Consider the following source program loop:
and suppose the arrays a(j), b(j), and c(j) are allocated such that corresponding elements of these array are synonyms. During the execution of the first iteration of this loop, the data representing a(1) . . . a(8) are brought into the cache, and a(1) is used; then the data representing b(1) . . . b(8) are brought into the cache, and b(1) is used; then the data representing c(1) . . . c(8) are brought into the cache (evicting a(1) . . . a(8) because we cannot have 3 synonyms in the cache at the same time) and c(1) is used. During the second iteration of the loop, the data representing a(1) . . . a(8) are brought into the cache (evicting b(1) . . . b(8) because 3 synonyms cannot exist in the cache at the same time) and a(2) is used; then the data representing b(1) . . . b(8) are brought into the cache (evicting c(1) . . . c(8) because 3 synonyms cannot exist in the cache at the same time) and b(2) is used then the data representing c(1) . . . c(8) are brought into the cache (evicting a(1) . . . a(8) because 3 synonyms cannot exist in the cache at the same time) and c(2) is used. Similarly, the process repeats for the remaining iterations of the loop. This is an example where arrays a, b, and c are thrashing the cache.
The thrashing described above in the 2-way associative cache could be removed by using a computer 100 with 3 (or more) banks of cache memory, which would allow more associativity and more synonyms to be simultaneously stored in the cache. However, the instant invention can also remove the cache thrashing without requiring more banks of cache memory, but rather, by restructuring the loop via loop distribution. Additionally, the compiler operates to insert prefetch and other cache management instructions into the distributed loops to further enhance the speed of memory access. The restructuring makes it possible to insert prefetch and other cache management instructions without increasing the likelihood of cache thrashing.
Vectorizatlon techniques, including loop distribution and strip mining, have been used in compilers for vector processors and are known to those skilled in the art. However, these vectorization techniques have been used in the past to improve the performance of vector processors, not to improve cache management of a scalar processor, as describe herein.
Referring now to
The loop restructuring routine 300 begins at block 310 by performing use dependence analysis, which determines dependencies between memory references in the loop, and how the loop with vectorizable operations may be distributed into multiple, separate loops. Dependence analysis is a known technique to those skilled in the art, and thus, is not described in detail herein to avoid unnecessarily obscuring the instant invention. A more detailed discussion of dependence analysis may be found in Optimizing Supercompilers for Supercomputers, Research Monographs in Parallel and Distributed Processing, edited by Michael Wolfe, MIT Press, Cambridge, Mass., 1989; High Performance Compilers for Parallel Computing by Michael Joseph Wolfe, Leda Ortega (Editor), Carter Shanklin (Editor) Addison-Wesley Pub. Co.; January, 1996; or Dependence Analysis for Subscripted Variables and its Application to Program Transformations, Rice University Ph.D. thesis by John Randal Allen, April, 1983, Houston, Tex. For a proper understanding the instant invention, it is sufficient to understand that dependence analysis will identify memory operations that have some dependency upon one another, and thus should be ordered or combined into the same detail loop. If there is a bi-directional dependency, or a cyclic dependency cycle, between a subset of vector memory operations then all those cyclically related vector memory operations are placed in the same detail loop. However, if there is a uni-directional dependency between two vector memory operations, then those two operations can be placed in separate detail loops, providing the loops are ordered to preserve the dependency. That is, where two vector memory operations are uni-directionally dependent, they may be placed in separate detail loops as long as these separate detail loops are executed in an order that preserves the unidirectional dependency. Alternatively, the two bi-directionally dependent memory operations should be maintained in a single detail loop.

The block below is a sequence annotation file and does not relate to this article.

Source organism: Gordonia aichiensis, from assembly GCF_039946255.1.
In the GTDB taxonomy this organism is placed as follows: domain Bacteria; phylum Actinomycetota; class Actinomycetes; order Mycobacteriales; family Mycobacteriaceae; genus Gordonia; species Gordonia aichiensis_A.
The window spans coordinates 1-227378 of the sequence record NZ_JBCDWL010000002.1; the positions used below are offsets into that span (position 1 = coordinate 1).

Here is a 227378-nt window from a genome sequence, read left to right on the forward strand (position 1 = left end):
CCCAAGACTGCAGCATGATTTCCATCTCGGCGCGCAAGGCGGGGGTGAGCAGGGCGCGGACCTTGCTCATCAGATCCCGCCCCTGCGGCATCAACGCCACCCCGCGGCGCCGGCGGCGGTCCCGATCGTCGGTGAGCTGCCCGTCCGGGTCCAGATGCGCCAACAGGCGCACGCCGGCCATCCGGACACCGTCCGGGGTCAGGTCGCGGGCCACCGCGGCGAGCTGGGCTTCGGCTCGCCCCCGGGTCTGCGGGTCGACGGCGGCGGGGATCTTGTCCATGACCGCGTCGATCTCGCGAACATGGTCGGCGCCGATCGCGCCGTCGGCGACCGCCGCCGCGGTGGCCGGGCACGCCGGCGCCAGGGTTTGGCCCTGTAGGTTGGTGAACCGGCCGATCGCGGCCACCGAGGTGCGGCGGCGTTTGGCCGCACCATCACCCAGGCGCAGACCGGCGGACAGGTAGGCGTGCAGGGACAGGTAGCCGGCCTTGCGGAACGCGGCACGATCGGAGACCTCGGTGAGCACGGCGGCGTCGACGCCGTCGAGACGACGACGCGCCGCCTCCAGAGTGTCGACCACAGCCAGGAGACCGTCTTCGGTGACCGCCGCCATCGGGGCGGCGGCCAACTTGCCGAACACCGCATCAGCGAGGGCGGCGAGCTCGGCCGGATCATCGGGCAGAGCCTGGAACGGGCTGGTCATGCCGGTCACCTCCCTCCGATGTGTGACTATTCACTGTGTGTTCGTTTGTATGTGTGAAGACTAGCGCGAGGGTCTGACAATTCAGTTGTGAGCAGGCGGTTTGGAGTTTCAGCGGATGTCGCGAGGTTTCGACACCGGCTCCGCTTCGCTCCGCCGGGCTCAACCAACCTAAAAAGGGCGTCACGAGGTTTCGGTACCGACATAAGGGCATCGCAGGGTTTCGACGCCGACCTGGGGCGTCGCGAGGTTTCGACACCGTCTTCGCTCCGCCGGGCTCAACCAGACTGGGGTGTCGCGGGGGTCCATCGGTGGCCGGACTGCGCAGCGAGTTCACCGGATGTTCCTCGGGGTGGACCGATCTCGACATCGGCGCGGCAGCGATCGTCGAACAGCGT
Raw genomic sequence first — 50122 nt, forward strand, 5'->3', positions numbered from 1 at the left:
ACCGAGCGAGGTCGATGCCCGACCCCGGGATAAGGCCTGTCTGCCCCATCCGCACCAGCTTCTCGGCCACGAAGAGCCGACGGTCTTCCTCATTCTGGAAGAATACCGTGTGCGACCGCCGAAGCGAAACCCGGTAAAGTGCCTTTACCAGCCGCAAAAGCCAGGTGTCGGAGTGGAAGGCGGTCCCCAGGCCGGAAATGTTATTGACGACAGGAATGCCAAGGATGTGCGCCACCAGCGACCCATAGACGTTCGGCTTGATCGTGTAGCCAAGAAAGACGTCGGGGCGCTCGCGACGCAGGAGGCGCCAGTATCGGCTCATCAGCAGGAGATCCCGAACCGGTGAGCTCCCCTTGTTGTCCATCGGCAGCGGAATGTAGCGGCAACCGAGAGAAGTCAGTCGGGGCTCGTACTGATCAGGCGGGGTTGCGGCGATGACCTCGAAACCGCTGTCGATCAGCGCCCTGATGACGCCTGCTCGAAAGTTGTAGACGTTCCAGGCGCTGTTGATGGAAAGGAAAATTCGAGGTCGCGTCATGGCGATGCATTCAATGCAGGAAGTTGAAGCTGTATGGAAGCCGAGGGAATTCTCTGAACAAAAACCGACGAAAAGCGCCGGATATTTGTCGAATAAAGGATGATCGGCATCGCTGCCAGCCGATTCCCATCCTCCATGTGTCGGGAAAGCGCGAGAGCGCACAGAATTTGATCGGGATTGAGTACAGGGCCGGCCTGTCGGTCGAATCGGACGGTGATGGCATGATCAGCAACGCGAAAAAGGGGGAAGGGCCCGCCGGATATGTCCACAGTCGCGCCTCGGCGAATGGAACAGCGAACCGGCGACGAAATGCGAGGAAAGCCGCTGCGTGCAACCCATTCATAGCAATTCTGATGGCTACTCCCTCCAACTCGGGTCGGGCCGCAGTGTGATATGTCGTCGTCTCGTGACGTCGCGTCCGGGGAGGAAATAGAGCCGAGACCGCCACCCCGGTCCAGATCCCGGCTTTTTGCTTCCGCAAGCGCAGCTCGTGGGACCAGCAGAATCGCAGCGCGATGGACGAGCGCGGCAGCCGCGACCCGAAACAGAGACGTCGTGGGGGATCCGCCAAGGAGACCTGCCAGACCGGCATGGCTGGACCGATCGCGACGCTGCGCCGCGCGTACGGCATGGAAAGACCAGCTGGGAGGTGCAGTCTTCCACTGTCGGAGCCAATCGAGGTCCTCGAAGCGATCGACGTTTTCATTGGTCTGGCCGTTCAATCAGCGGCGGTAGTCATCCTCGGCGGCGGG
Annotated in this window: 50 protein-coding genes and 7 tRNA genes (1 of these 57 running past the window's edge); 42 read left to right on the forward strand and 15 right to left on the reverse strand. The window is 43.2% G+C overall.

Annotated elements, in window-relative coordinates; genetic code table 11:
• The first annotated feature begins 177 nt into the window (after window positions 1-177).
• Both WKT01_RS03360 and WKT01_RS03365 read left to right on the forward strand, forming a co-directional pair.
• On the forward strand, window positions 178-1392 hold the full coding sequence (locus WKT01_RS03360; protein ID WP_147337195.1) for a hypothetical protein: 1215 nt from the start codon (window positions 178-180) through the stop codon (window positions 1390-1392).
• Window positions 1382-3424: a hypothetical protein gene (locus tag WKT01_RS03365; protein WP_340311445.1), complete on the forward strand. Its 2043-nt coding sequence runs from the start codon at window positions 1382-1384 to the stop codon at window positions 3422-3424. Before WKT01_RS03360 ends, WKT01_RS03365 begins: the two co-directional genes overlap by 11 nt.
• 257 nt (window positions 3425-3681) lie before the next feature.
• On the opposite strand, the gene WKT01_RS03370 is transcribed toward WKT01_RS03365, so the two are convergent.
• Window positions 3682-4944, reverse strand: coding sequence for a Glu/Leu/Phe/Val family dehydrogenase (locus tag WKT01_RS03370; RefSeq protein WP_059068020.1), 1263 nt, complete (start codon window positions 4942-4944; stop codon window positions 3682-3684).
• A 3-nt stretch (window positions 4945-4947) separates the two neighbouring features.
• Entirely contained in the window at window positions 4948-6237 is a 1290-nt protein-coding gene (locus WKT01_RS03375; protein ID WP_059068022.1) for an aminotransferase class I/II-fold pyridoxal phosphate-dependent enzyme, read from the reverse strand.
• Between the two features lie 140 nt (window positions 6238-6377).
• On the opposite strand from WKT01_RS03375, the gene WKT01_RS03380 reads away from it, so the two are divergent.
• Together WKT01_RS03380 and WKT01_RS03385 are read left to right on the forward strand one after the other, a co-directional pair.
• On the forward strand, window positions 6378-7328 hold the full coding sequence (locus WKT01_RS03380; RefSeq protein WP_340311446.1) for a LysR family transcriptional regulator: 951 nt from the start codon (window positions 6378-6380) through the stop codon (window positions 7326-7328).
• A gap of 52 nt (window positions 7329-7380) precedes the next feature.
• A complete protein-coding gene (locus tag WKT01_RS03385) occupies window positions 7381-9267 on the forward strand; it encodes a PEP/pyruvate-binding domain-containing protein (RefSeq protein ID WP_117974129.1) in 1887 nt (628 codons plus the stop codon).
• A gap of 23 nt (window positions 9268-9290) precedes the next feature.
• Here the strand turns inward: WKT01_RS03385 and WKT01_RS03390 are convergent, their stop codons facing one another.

At block 320 the loop restructuring routine 300 determines which vectorizable memory operations in the source program loop will benefit from cache management. In one embodiment, accesses to a memory array that has a stride of one are identified for loop restructuring. That is, a memory array that has a plurality of elements stored in adjacent memory locations is identified as a candidate for loop restructuring. It is envisioned that loop restructuring may be advantageously performed on memory arrays with longer strides also, and is not limited to only those arrays in adjacent memory locations. The particular organization and construction of the cache memory in the computer on which the compiled program is to be executed will influence the length of stride in an array that will benefit from loop restructuring.
It will be appreciated that the vectorizable memory operations may fall within three general groups. Memory operations that read a vector, memory operations that modify a vector, and memory operations that define a vector are all vectorizable memory operations. However, different cache management instructions may be useful to enhance the operation of the cache, depending on the type of vectorizable memory operation being restructured.